Norwich City get back to what they know

This was a lot more like City fans have become accustomed to over the last three seasons.

Taking the early initiative with a bold team selection, putting the opposition on the back foot – this was several worlds away from the opening-day display at Craven Cottage last weekend.

Just one vital ingredient was missing. The late goal that characterised the last regime sadly didn't arrive despite the Canaries' second-half display giving much cause for optimism.

Chris Hughton's team selection gave out the clear message that poor performances will not be tolerated. Michael Turner, Ryan Bennett, Marc Tierney and Andrew Surman were left out and none of them could have any complaint. In came Sebastien Bassong, Javier Garrido, Leon Barnett and Simeon Jackson resulting in a sense of purpose not seen in West London.

With Jackson and Grant Holt up front, City were able to play higher up the field and when the likes of Anthony Pilkington and Robert Snodgrass got on the ball it was clear they could cause some serious damage.

The pre-season experiment of playing Snodgrass off Holt up front appears to have been shelved in favour of deploying the former Leeds man in his more accustomed right-sided role.

On this evidence you can see why.

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While not blessed with the kind of pace you would normally expect from a wide player his technical ability and intelligence to know when to come off the flank gave the visitors a very difficult afternoon.

It was Snodgrass' involvement that led to the first goal as he drifted in off the wing before laying off to Jackson and continuing his run. Jackson flicked the ball on to Holt, who was alive enough on the edge of the area to find Snodgrass once again and the ball was worked wide to Pilkington in acres of space.

The former Huddersfield man made full use of the time afforded to him and, while many would have drilled the ball across the near post, he had the presence of mind to chip the ball to the back post for Jackson to bravely get in front of Armand Traore to head home from inside the six-yard box. It was a picture-book goal with Jackson providing the kind of attacking thrust missing from the Canaries through much of the pre-season campaign.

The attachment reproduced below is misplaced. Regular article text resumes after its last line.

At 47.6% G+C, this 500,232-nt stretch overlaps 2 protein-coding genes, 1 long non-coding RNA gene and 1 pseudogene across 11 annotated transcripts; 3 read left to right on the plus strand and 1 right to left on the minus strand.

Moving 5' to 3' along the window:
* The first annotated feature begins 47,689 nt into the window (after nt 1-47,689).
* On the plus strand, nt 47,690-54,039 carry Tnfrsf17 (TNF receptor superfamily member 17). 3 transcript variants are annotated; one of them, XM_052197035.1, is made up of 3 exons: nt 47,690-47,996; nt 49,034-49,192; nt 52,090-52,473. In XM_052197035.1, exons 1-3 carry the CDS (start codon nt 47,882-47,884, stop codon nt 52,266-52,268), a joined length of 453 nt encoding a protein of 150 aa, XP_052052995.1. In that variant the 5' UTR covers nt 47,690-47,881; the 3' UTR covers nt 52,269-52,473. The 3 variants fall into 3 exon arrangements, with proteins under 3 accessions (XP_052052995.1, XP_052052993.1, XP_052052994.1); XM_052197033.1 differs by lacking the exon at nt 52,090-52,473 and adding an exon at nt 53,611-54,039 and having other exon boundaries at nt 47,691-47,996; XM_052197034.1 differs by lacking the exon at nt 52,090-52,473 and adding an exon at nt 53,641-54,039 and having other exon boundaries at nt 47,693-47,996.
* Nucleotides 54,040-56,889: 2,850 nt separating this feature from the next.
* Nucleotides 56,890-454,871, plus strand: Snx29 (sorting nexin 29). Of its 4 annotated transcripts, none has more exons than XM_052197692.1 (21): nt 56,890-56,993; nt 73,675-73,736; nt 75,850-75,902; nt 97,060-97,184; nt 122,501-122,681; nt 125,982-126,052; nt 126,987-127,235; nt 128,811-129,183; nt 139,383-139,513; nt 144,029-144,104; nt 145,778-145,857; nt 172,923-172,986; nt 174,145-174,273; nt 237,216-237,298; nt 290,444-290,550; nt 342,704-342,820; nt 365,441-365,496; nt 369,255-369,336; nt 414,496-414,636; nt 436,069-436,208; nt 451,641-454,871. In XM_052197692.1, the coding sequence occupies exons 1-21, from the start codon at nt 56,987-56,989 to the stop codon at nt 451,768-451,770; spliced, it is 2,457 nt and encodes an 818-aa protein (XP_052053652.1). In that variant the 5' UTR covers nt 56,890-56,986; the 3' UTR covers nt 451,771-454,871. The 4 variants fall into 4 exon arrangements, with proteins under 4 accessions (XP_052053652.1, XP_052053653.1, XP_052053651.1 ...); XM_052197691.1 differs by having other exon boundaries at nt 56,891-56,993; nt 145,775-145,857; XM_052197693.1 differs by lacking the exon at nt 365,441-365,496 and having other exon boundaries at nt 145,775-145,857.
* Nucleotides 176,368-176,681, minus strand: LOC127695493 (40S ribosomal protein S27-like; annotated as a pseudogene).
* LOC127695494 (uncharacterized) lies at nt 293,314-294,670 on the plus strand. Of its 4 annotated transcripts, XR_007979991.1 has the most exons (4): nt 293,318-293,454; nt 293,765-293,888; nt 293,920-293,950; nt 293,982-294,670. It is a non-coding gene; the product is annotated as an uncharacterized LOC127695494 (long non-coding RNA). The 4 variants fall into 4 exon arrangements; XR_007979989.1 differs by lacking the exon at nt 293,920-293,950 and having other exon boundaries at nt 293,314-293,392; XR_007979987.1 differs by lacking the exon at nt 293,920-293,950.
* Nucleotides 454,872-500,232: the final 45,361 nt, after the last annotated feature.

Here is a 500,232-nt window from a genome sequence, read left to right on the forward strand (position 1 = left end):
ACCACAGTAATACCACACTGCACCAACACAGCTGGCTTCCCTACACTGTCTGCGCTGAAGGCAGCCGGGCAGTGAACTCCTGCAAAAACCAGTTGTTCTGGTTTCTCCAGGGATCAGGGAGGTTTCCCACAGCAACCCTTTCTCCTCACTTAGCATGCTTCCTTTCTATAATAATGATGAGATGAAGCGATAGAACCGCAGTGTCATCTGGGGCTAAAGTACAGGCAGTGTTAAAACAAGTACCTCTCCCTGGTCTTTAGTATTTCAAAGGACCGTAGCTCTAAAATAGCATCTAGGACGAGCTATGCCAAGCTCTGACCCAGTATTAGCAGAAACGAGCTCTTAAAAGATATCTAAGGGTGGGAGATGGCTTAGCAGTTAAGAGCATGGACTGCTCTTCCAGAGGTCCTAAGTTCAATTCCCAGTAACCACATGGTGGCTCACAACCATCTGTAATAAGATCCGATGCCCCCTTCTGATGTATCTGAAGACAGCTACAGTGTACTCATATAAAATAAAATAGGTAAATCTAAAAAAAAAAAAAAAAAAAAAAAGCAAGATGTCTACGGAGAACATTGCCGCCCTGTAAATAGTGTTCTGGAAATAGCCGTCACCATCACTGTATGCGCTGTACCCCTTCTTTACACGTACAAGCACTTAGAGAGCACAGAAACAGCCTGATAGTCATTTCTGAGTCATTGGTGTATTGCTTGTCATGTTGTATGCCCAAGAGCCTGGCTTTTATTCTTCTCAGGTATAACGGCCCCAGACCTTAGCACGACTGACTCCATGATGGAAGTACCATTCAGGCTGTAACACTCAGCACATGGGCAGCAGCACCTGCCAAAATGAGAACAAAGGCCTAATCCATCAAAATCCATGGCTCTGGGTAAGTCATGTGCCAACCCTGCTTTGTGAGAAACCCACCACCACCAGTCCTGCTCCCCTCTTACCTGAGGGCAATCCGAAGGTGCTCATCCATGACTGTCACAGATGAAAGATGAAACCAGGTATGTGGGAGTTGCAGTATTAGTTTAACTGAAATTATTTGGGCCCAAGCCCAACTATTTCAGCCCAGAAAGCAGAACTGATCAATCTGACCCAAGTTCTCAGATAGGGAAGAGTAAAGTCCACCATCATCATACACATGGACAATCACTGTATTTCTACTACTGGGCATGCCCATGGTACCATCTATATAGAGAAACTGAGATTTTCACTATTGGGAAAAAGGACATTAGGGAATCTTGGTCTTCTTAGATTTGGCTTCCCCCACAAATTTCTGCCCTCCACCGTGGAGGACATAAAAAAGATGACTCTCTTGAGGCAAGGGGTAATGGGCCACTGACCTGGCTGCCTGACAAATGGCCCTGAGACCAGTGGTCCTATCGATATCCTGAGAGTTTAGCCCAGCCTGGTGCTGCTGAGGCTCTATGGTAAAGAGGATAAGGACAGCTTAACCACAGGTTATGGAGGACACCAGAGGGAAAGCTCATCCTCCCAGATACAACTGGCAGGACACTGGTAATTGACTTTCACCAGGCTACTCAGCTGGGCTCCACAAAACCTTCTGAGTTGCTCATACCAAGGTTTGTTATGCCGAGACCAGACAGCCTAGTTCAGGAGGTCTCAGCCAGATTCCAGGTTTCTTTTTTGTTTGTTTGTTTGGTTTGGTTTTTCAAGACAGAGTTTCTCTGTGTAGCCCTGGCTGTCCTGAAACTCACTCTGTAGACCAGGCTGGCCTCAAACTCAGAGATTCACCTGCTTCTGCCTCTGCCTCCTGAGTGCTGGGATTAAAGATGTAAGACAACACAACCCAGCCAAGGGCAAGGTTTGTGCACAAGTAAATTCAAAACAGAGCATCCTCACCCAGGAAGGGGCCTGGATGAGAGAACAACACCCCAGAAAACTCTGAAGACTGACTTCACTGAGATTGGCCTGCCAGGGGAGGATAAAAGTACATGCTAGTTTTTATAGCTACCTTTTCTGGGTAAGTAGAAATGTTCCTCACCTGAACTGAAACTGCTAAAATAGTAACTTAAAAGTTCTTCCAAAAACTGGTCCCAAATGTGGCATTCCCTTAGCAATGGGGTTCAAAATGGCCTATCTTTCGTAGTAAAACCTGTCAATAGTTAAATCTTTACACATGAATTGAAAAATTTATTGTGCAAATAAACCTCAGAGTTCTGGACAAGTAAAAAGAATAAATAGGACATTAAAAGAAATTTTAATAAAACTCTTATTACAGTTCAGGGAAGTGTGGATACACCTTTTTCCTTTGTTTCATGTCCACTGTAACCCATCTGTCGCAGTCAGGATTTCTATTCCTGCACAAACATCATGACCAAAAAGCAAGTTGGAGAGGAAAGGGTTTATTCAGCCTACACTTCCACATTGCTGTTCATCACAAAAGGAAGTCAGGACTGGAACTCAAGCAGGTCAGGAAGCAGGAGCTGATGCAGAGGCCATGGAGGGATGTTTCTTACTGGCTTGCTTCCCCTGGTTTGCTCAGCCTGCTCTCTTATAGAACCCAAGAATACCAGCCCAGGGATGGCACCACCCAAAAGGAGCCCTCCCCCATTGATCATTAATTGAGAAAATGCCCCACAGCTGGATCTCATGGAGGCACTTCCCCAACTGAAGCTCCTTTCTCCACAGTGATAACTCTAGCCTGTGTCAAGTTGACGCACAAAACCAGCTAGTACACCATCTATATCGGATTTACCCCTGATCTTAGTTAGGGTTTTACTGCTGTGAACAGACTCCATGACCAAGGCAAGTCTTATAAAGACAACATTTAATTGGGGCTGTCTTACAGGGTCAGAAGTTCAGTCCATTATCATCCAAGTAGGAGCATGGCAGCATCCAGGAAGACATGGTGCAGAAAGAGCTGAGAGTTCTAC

Norwich certainly weren't having it all their own way in the first period though with Bobby Zamora in particular causing Bassong problems due to his aerial prowess. While Bassong has all the attributes to be a top-class defender the match sharpness that often provides the difference at Premier League level was understandably not there having only sporadically featured for Tottenham over the summer.

A few games down the line and Bassong is unlikely to act in the rash manner he did in giving away a penalty in the 18th minute. Junior Hoilett fed Djibril Cisse in the penalty area and when the Frenchman tried to flick the ball past Bassong he panicked and clipped the striker. Every City fan held their breath and referee Mark Clattenburg duly pointed to the spot. It was soft but there was contact and the official had got it right. The same cannot be said about the actual penalty itself.

After John Ruddy had plunged to his left to brilliantly tip Cisse's penalty on to the post Zamora was on hand to scuff home the rebound. However, it was clear for all to see, apart from Clattenburg apparently, that Zamora had encroached resulting in him having at least a two-yard head-start on any City player before finishing.

Perhaps buoyed by a sense of injustice City finished the half the stronger side with Holt leading from the front giving Clint Hill a torrid afternoon resulting in his half-time withdrawal in favour of Nedum Onuoha.

It was Jackson who looked most likely to restore City's lead however and the Canadian had a great chance at the start of the second half when Pilkington's pass was deflected into his path but from a tight angle he lashed into the side-netting.

Snodgrass was still heavily involved with Traore finding it increasingly difficult to track his runs from off the right flank. Snodgrass was left completely unmarked midway through the half when Javier Garrido's pinpoint cross found him free eight yards from goal but he couldn't keep his header down as the ball clipped the roof of the net.

City continued to turn the screw as QPR retreated deeper and deeper into their own half, their only respite coming in long aimless balls to Cisse, who was repeatedly flagged for offside.

Russell Martin came perilously close to getting his customary goal against QPR when he met Pilkington's cross 10 yards from goal but his looping header clattered against the crossbar.

While a degree of frustration was felt at the final whistle, there was also a sense of relief that their Fulham display could at least temporarily be classed as an aberration.

Bigger tests lie ahead but City had restored a bit of faith and got their season up and running in the process.